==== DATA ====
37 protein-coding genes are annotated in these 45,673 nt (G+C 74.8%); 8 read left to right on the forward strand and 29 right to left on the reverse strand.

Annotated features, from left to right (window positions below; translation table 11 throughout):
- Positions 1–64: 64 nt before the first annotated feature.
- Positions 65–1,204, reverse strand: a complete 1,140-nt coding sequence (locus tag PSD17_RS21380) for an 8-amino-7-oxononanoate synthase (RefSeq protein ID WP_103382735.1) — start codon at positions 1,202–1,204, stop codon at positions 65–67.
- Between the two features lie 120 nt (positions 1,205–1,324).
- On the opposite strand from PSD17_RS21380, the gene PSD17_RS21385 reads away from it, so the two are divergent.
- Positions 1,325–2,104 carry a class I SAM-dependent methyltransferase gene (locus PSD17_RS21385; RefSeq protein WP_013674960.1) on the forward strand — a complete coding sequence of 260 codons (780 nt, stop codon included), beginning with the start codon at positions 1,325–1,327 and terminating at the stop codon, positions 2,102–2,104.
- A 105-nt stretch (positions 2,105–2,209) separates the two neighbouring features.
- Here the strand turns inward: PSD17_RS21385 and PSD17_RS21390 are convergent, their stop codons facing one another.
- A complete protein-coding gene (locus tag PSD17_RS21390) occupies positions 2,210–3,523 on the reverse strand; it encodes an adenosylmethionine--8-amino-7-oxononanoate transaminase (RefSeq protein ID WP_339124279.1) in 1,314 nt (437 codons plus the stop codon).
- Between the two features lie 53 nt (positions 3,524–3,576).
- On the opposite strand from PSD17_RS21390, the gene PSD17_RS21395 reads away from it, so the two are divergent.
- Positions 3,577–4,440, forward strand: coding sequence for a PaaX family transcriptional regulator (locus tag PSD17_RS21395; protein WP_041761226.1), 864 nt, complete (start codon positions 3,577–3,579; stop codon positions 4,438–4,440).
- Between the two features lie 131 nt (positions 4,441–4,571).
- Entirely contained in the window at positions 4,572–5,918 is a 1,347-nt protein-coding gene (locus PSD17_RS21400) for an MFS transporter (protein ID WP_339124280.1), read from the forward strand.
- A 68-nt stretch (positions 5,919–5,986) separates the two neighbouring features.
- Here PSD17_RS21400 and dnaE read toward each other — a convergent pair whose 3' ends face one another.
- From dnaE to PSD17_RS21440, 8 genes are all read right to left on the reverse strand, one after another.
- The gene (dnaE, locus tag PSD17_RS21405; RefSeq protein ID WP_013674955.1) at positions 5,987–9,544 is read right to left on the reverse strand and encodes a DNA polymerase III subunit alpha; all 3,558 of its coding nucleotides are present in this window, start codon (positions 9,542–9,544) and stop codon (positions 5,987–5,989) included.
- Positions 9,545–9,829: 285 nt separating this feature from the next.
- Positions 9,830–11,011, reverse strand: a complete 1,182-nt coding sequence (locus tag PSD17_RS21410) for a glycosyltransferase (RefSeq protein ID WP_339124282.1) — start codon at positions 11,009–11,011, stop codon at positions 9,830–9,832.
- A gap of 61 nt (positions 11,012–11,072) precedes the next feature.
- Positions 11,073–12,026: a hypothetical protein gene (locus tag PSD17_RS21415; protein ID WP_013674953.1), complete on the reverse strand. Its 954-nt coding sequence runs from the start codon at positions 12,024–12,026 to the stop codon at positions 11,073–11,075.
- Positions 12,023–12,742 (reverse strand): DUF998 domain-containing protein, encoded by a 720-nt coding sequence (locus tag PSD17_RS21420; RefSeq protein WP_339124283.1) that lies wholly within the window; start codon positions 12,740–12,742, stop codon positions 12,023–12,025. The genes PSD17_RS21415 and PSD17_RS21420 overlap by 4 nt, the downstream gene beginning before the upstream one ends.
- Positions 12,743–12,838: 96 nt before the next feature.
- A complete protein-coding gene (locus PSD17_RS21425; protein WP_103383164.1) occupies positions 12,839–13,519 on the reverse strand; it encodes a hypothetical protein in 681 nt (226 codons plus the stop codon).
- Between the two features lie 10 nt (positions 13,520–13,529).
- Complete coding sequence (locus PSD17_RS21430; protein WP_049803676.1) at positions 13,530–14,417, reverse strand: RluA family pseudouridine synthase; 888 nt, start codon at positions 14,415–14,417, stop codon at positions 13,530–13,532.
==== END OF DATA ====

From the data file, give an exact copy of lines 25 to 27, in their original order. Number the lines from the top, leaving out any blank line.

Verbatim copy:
- Positions 12,743–12,838: 96 nt before the next feature.
- A complete protein-coding gene (locus PSD17_RS21425; protein WP_103383164.1) occupies positions 12,839–13,519 on the reverse strand; it encodes a hypothetical protein in 681 nt (226 codons plus the stop codon).
- Between the two features lie 10 nt (positions 13,520–13,529).